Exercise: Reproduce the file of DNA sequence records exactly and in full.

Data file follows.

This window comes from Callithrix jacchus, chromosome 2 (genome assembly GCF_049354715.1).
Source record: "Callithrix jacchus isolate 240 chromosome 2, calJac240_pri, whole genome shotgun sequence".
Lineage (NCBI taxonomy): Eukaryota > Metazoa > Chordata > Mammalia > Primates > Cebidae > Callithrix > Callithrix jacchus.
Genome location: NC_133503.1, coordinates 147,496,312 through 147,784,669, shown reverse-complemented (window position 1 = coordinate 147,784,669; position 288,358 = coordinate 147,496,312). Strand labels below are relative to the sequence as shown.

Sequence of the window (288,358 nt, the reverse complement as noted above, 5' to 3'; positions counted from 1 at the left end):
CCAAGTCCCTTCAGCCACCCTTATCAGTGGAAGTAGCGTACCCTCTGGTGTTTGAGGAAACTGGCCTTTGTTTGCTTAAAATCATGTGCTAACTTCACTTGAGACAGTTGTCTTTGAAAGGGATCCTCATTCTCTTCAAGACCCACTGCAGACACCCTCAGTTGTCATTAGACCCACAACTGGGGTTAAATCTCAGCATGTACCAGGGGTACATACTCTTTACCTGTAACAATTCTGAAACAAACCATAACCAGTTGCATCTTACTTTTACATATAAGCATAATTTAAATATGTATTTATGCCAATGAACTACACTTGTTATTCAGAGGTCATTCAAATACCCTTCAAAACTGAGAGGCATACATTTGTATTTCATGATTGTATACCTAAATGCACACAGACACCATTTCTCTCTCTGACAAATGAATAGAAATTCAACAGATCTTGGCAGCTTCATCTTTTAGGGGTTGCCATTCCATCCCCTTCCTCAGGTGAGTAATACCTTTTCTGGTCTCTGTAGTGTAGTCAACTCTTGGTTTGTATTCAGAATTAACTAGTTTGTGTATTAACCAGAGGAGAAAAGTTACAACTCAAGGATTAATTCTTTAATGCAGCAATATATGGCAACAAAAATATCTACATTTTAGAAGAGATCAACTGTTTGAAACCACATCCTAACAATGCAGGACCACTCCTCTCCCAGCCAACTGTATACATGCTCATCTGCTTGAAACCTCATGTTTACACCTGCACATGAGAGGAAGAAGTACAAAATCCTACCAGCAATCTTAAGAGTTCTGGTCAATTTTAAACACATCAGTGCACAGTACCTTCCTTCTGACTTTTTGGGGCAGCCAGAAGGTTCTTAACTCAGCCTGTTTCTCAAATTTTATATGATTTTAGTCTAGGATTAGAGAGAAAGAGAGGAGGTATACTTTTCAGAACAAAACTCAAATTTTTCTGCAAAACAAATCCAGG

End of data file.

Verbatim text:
This window comes from Callithrix jacchus, chromosome 2 (genome assembly GCF_049354715.1).
Source record: "Callithrix jacchus isolate 240 chromosome 2, calJac240_pri, whole genome shotgun sequence".
Lineage (NCBI taxonomy): Eukaryota > Metazoa > Chordata > Mammalia > Primates > Cebidae > Callithrix > Callithrix jacchus.
Genome location: NC_133503.1, coordinates 147,496,312 through 147,784,669, shown reverse-complemented (window position 1 = coordinate 147,784,669; position 288,358 = coordinate 147,496,312). Strand labels below are relative to the sequence as shown.

Sequence of the window (288,358 nt, the reverse complement as noted above, 5' to 3'; positions counted from 1 at the left end):
CCAAGTCCCTTCAGCCACCCTTATCAGTGGAAGTAGCGTACCCTCTGGTGTTTGAGGAAACTGGCCTTTGTTTGCTTAAAATCATGTGCTAACTTCACTTGAGACAGTTGTCTTTGAAAGGGATCCTCATTCTCTTCAAGACCCACTGCAGACACCCTCAGTTGTCATTAGACCCACAACTGGGGTTAAATCTCAGCATGTACCAGGGGTACATACTCTTTACCTGTAACAATTCTGAAACAAACCATAACCAGTTGCATCTTACTTTTACATATAAGCATAATTTAAATATGTATTTATGCCAATGAACTACACTTGTTATTCAGAGGTCATTCAAATACCCTTCAAAACTGAGAGGCATACATTTGTATTTCATGATTGTATACCTAAATGCACACAGACACCATTTCTCTCTCTGACAAATGAATAGAAATTCAACAGATCTTGGCAGCTTCATCTTTTAGGGGTTGCCATTCCATCCCCTTCCTCAGGTGAGTAATACCTTTTCTGGTCTCTGTAGTGTAGTCAACTCTTGGTTTGTATTCAGAATTAACTAGTTTGTGTATTAACCAGAGGAGAAAAGTTACAACTCAAGGATTAATTCTTTAATGCAGCAATATATGGCAACAAAAATATCTACATTTTAGAAGAGATCAACTGTTTGAAACCACATCCTAACAATGCAGGACCACTCCTCTCCCAGCCAACTGTATACATGCTCATCTGCTTGAAACCTCATGTTTACACCTGCACATGAGAGGAAGAAGTACAAAATCCTACCAGCAATCTTAAGAGTTCTGGTCAATTTTAAACACATCAGTGCACAGTACCTTCCTTCTGACTTTTTGGGGCAGCCAGAAGGTTCTTAACTCAGCCTGTTTCTCAAATTTTATATGATTTTAGTCTAGGATTAGAGAGAAAGAGAGGAGGTATACTTTTCAGAACAAAACTCAAATTTTTCTGCAAAACAAATCCAGG